Texas Snowstorm

Beginning on Valentine’s Day, winter storm Uri bombarded Texas. Storms like these are known as generational events, meaning that they usually occur once in a lifetime. Texans were completely unprepared for the disaster that unfurled.

Various communities, rich and poor, were impacted by the snowstorm. They were stranded at home because their cars weren’t equipped with four-wheel drive. They had to huddle in front of their fireplace, if they had one, wrapped in blankets for warmth because their heating system was non-functional. They had to collect snow and boil it for clean drinking water. Some people rationed their food because there was nothing available at the grocery store. There were no snow plows or road salt to make the roads safe to drive on.

Thankfully, materials and machinery to help clean up the snow were shipped to Texas, and charities collected money to donate to Texans in need. As the weather warms and emergency supplies arrive, Texas is slowly bouncing back!

Texans take pride in their independence, which includes being disconnected from the national power grid. They rarely have to worry about winter storms, because they are so far south. A downside of being connected to the national power grid is taxes. Texas would have to pay a large sum of federal taxes to be connected to the power grid because it’s a large state. Check out this article by Martin Heintzelman to learn more about the Texas power grid and the role it played in this situation.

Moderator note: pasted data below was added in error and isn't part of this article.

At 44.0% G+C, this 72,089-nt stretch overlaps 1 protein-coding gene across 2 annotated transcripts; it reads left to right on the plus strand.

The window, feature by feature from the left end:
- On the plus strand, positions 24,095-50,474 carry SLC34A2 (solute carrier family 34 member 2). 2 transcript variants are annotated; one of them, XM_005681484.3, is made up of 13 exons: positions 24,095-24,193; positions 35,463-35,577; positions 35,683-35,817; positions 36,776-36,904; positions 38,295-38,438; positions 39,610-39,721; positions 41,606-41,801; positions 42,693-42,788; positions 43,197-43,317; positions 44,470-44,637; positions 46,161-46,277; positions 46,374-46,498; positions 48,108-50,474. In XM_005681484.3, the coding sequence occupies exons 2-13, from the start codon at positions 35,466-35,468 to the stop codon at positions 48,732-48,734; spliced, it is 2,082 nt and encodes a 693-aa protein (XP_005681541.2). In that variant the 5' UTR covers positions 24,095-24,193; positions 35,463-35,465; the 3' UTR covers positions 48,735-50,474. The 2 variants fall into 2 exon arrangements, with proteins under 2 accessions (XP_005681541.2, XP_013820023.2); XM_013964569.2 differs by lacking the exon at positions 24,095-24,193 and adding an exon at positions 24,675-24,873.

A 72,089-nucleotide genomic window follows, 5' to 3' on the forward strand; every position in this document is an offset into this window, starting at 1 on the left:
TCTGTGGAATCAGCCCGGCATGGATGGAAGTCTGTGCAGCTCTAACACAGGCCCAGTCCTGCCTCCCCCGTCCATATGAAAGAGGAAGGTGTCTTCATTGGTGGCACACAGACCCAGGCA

Cities in Texas are given a certain annual budget, which they need to spend on public works programs like roads, sanitation, and education. A major portion of the budget goes to preparing for floods; Texas is hit by hurricanes and floods in the late summer and autumn annually. If they dedicate this money to a winter storm that might not even happen, Texas could be unprepared for its yearly, devastating floods, which are of much more concern.

Texas needs to be prepared for winter storms in the future. Global warming is the primary cause of severe winter storms like Uri, which means these conditions will only get worse. Soon, Texas may be allotting larger parts of its budget to salt for icy roads rather than sandbags for hurricane floods.

Texas will bounce back from this disaster, but it will have to face some difficult financial choices in the future because of global warming. Winter storm Uri was a life-changing event for many Texans.

— Vienna Gurev